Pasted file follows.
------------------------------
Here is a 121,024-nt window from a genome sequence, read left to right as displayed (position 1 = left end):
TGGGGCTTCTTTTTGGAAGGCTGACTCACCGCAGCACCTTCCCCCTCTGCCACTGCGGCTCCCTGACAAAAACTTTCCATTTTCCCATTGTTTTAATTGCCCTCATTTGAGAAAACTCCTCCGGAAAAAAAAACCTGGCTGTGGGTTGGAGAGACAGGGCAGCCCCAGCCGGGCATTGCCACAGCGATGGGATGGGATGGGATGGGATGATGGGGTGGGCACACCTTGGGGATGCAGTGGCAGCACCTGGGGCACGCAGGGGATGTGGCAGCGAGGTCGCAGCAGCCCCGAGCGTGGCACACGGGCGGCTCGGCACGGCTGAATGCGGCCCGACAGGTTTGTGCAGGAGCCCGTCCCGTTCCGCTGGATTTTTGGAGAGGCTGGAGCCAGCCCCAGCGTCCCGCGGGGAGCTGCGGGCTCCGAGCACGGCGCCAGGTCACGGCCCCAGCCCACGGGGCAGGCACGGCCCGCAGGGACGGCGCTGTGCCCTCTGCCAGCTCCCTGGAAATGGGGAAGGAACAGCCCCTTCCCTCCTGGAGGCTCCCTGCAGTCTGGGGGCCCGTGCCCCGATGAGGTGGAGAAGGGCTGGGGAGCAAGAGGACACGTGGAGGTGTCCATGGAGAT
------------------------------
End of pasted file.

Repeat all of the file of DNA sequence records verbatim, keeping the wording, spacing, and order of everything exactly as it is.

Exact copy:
Here is a 121,024-nt window from a genome sequence, read left to right as displayed (position 1 = left end):
TGGGGCTTCTTTTTGGAAGGCTGACTCACCGCAGCACCTTCCCCCTCTGCCACTGCGGCTCCCTGACAAAAACTTTCCATTTTCCCATTGTTTTAATTGCCCTCATTTGAGAAAACTCCTCCGGAAAAAAAAACCTGGCTGTGGGTTGGAGAGACAGGGCAGCCCCAGCCGGGCATTGCCACAGCGATGGGATGGGATGGGATGGGATGATGGGGTGGGCACACCTTGGGGATGCAGTGGCAGCACCTGGGGCACGCAGGGGATGTGGCAGCGAGGTCGCAGCAGCCCCGAGCGTGGCACACGGGCGGCTCGGCACGGCTGAATGCGGCCCGACAGGTTTGTGCAGGAGCCCGTCCCGTTCCGCTGGATTTTTGGAGAGGCTGGAGCCAGCCCCAGCGTCCCGCGGGGAGCTGCGGGCTCCGAGCACGGCGCCAGGTCACGGCCCCAGCCCACGGGGCAGGCACGGCCCGCAGGGACGGCGCTGTGCCCTCTGCCAGCTCCCTGGAAATGGGGAAGGAACAGCCCCTTCCCTCCTGGAGGCTCCCTGCAGTCTGGGGGCCCGTGCCCCGATGAGGTGGAGAAGGGCTGGGGAGCAAGAGGACACGTGGAGGTGTCCATGGAGAT